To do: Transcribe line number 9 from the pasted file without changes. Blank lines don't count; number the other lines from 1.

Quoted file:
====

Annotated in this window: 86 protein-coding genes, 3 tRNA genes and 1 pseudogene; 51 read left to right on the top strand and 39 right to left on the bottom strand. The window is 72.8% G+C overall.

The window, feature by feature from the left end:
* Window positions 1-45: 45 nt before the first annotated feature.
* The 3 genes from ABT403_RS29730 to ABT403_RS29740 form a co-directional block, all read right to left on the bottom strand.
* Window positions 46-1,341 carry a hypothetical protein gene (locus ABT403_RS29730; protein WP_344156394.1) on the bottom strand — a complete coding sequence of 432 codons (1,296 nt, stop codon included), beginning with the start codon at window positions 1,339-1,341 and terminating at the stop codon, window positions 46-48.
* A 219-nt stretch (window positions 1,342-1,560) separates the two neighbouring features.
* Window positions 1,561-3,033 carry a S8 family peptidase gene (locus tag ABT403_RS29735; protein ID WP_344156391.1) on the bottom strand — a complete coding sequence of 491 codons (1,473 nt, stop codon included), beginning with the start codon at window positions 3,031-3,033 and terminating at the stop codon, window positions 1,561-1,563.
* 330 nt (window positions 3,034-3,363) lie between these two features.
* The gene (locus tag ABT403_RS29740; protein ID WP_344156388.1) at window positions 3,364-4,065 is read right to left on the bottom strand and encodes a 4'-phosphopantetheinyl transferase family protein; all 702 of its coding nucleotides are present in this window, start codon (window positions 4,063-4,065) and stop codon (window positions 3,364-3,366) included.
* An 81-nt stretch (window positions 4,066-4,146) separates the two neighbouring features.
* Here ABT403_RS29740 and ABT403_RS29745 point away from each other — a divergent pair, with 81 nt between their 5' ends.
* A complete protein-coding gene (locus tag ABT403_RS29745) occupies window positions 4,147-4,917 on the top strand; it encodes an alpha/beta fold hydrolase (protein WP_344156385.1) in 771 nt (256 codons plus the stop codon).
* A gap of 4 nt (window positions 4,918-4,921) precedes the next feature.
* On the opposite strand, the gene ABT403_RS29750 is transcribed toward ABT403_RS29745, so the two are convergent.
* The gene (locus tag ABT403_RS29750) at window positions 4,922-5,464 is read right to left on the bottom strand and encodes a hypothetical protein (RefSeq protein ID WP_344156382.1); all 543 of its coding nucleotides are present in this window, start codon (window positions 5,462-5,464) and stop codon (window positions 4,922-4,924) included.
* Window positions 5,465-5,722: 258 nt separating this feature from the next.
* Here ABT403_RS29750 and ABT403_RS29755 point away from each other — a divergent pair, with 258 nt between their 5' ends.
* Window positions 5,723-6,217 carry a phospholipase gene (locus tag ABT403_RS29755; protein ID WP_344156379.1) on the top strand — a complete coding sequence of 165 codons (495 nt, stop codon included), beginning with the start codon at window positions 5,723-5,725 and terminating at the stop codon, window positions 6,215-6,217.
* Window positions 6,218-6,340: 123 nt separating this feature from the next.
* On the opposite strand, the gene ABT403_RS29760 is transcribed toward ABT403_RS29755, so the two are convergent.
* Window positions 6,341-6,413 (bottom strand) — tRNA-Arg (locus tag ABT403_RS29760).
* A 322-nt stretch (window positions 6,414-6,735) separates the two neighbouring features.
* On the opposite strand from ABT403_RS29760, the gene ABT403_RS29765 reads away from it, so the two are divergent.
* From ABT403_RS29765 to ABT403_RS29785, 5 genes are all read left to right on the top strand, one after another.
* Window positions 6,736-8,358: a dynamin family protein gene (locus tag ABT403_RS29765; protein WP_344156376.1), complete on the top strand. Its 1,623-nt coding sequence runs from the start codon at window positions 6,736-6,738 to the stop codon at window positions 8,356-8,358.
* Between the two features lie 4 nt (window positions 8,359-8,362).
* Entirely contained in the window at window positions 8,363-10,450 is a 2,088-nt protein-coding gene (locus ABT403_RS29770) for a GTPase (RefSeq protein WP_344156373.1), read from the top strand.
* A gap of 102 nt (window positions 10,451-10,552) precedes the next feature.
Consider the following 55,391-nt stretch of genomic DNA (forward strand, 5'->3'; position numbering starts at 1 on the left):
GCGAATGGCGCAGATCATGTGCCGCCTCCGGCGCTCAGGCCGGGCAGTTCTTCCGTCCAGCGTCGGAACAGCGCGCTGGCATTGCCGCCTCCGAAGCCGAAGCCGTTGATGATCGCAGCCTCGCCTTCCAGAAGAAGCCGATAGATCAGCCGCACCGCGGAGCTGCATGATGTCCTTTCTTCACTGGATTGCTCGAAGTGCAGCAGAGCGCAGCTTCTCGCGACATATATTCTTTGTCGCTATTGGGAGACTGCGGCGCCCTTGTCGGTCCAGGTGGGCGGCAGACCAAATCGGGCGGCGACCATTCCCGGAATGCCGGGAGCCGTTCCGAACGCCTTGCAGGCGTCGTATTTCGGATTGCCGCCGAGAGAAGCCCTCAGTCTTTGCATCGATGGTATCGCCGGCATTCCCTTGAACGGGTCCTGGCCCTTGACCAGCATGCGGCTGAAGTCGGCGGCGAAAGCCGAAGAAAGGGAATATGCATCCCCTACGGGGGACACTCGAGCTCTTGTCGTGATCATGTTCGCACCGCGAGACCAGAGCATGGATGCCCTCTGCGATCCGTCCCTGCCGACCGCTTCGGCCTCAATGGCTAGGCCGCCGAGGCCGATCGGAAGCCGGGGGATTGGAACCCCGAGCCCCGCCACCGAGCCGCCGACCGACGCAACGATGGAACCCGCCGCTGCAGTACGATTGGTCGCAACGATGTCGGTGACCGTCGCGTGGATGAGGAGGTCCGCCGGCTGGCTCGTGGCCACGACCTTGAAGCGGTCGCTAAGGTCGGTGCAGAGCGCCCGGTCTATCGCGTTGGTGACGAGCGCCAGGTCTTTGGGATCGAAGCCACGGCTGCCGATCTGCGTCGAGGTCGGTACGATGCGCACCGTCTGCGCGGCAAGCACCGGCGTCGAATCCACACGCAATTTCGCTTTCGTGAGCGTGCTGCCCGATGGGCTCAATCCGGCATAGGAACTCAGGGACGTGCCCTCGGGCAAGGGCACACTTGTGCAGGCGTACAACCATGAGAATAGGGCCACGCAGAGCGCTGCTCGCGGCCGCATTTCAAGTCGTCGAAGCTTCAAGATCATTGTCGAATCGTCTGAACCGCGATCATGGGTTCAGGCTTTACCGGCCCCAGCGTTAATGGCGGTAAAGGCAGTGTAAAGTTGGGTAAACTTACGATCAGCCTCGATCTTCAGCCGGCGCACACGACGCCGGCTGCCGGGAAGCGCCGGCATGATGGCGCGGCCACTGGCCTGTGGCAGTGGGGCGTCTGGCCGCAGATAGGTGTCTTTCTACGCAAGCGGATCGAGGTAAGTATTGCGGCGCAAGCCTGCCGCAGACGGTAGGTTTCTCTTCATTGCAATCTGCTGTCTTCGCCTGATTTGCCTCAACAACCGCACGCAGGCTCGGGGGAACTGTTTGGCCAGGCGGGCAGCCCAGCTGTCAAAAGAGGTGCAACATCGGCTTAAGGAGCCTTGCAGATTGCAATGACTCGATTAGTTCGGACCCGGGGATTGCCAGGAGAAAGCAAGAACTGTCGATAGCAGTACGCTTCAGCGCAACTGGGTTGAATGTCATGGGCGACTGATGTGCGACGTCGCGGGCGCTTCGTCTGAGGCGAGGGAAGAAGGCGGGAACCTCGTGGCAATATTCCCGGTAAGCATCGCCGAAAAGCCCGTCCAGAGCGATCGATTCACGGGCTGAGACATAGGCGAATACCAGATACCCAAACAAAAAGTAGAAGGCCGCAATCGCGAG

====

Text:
* The gene (locus tag ABT403_RS29740; protein ID WP_344156388.1) at window positions 3,364-4,065 is read right to left on the bottom strand and encodes a 4'-phosphopantetheinyl transferase family protein; all 702 of its coding nucleotides are present in this window, start codon (window positions 4,063-4,065) and stop codon (window positions 3,364-3,366) included.